Raynor's percussive style helped lay the framework that Barker would later follow — a structure Blink had in place since their earliest days of being the hook-iest pop-punk band in San Diego. On Dude Ranch, that approach is fully realized with the three-chord power-punk tune “Dammit,” their first rock radio hit. Hoppus plays lead vocalist, his dry voice pushed to the brim by Trombino. “I went into it knowing Cheshire Cat and knowing Mark’s style: that sing-song, talk-singing,” Trombino says. “I went into Dude Ranch thinking, I want to put some intensity behind Mark. I pushed him to the point of screaming, basically.”

Hoppus later described how being pushed outside his register this way helped lead him to quit smoking. His performance on the track — that pressure towards screaming — gave the single a sing-along quality, a loose, energetic, no rules no moms freedom that is part of the reason “Dammit” is still part of the pop cultural consciousness.

Not all of Dude Ranch feels as pure. There are lyrical moments that date the album (the “I’m so retarded” line in “Apple Shampoo” is especially cringe-inducing). They get close to redemption in Dude Ranch’s loving moments, which are unlike almost anything else Blink did. “Josie” fails to villainize its romantic other, even celebrating her, in a way that's refreshingly different compared to how the band wrote about women in their later material.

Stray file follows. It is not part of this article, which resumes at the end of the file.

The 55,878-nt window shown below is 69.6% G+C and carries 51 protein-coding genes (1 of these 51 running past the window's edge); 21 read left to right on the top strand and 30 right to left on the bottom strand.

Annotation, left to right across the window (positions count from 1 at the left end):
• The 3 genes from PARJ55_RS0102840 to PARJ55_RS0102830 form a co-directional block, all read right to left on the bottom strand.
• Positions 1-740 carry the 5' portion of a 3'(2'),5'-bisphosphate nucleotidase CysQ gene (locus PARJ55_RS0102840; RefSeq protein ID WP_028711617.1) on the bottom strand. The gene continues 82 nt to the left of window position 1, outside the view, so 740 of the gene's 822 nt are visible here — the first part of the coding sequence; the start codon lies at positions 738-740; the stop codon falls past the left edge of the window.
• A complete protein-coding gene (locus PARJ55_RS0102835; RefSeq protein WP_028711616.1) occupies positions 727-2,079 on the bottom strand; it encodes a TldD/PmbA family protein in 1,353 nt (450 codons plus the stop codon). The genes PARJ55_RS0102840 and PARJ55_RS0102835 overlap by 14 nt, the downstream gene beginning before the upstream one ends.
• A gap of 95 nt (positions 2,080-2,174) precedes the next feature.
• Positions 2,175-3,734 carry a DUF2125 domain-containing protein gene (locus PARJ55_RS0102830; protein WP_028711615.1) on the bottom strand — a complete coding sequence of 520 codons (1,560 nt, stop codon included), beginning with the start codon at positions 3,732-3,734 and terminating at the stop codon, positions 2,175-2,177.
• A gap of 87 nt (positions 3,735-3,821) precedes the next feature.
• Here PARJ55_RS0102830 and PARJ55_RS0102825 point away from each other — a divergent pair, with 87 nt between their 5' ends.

What makes Dude Ranch hold up so well 20 years later is its sense of style. Songs like “Enthused” highlight Blink's inventive pop songwriting in a punk sphere, while “Dick Lips” pushes genre barriers even further toward new possibilities — it’s one of the few songs on the record that actually sounds like it could’ve been recorded on a dude ranch. Instead of gang vocals, the album relies on harmonies that often feel atypical, since DeLonge and Hoppus couldn’t have more distinctive voices from one another. At the time, all of their musical decisions were slightly left of center, even if retrospectively, this can be hard to see. Blink-182 went on to define the building blocks of modern pop-punk, after all. If it’s a genre with limited materials, Dude Ranch did its best to throw a few more bricks in the pile.